35 34 Building ODSs and InfoCubes 1Review the functional requirements and technical design 6Do not allow exceptions to your naming conventions 2Make sure you have established Data Stewards for master data, and assign master data to specific developers 7Make sure that “putting out fires” does not take precedence, becoming the “default” architecture and standard. 3Have your ETL developers work for the individual who is responsible for creating process chains (organizationally) 8Try new ideas in a sandbox environment, and don’t contaminate the development environment. 4Avoid nested ODS layers, and keep the architecture as pristine as possible 9Keep details for multi-use in the ODS and do not design the ODS based on the needs of a single infoCube. 5Make your transformations part of update rules into infocubes if you need to be able to reconcile to the source system. Keep the details in the ODS. 10Developers must unit test all of their work and personally sign-off on their storage object. TIPS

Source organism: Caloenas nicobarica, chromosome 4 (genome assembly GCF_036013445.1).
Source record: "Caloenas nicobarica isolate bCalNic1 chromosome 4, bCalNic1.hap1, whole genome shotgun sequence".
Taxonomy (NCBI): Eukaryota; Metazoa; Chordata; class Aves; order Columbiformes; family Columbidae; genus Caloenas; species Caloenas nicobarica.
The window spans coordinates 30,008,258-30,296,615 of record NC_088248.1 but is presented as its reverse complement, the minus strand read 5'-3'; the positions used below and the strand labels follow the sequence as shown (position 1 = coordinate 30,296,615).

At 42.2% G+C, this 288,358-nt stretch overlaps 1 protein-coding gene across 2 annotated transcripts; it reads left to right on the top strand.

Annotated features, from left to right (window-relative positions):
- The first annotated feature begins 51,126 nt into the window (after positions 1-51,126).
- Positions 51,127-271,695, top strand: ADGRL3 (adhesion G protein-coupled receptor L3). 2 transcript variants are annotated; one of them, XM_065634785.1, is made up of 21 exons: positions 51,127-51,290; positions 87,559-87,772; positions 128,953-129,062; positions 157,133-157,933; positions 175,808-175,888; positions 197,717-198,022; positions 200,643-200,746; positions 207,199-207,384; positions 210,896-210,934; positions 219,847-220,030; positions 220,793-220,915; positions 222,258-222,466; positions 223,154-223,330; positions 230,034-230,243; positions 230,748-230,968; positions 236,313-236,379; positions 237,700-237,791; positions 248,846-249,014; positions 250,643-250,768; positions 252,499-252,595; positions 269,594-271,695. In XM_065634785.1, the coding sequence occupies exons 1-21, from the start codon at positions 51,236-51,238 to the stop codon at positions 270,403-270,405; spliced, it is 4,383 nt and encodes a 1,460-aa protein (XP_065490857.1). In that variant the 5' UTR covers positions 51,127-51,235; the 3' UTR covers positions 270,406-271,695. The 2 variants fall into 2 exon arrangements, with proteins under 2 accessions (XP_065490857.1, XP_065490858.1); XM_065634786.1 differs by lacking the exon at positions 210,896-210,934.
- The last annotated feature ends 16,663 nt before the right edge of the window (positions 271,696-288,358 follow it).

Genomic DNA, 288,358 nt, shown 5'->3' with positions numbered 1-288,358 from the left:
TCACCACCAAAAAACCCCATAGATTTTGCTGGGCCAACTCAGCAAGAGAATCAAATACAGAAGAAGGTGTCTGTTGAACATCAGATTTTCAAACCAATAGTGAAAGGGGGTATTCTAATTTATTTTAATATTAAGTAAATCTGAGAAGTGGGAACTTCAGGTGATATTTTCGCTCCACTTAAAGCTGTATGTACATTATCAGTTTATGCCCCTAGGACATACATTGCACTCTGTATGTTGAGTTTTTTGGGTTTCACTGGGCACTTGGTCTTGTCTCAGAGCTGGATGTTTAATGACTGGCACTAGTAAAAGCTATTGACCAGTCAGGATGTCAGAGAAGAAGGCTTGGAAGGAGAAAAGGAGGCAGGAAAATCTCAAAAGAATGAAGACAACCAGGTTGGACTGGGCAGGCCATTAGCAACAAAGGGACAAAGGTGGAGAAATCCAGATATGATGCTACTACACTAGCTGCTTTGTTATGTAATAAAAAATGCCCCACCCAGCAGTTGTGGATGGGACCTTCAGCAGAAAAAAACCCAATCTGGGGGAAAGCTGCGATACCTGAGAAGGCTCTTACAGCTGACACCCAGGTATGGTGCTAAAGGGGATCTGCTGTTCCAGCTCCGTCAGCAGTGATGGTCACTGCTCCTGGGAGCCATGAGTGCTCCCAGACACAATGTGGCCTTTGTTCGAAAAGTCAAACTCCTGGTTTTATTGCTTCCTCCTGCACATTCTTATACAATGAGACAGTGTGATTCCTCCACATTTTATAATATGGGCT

36 35 Consider Upgrading to SAP BI in SAP NetWeaver 2004s BI in SAP NetWeaver 2004 has a new GUI to help you write transformations, potentially saving you a lot of time! On a typical SAP BW project, 40-60% of project effort will be spent on data integration, transformation, and loads Source SAP AG

37 36 The SAP BW Test Methodology Methodology used for System and Integration tests… Test Strategy Test Plan Test Execution Problem Resolution SAP R/3 and BW testing is not different from a methodology standpoint, but the execution is….

38 37 System Test: Planning Activities "There's no time to stop for gas, we're already late" Business analysts are responsible for planning, coordinating, and executing the system testing of queries.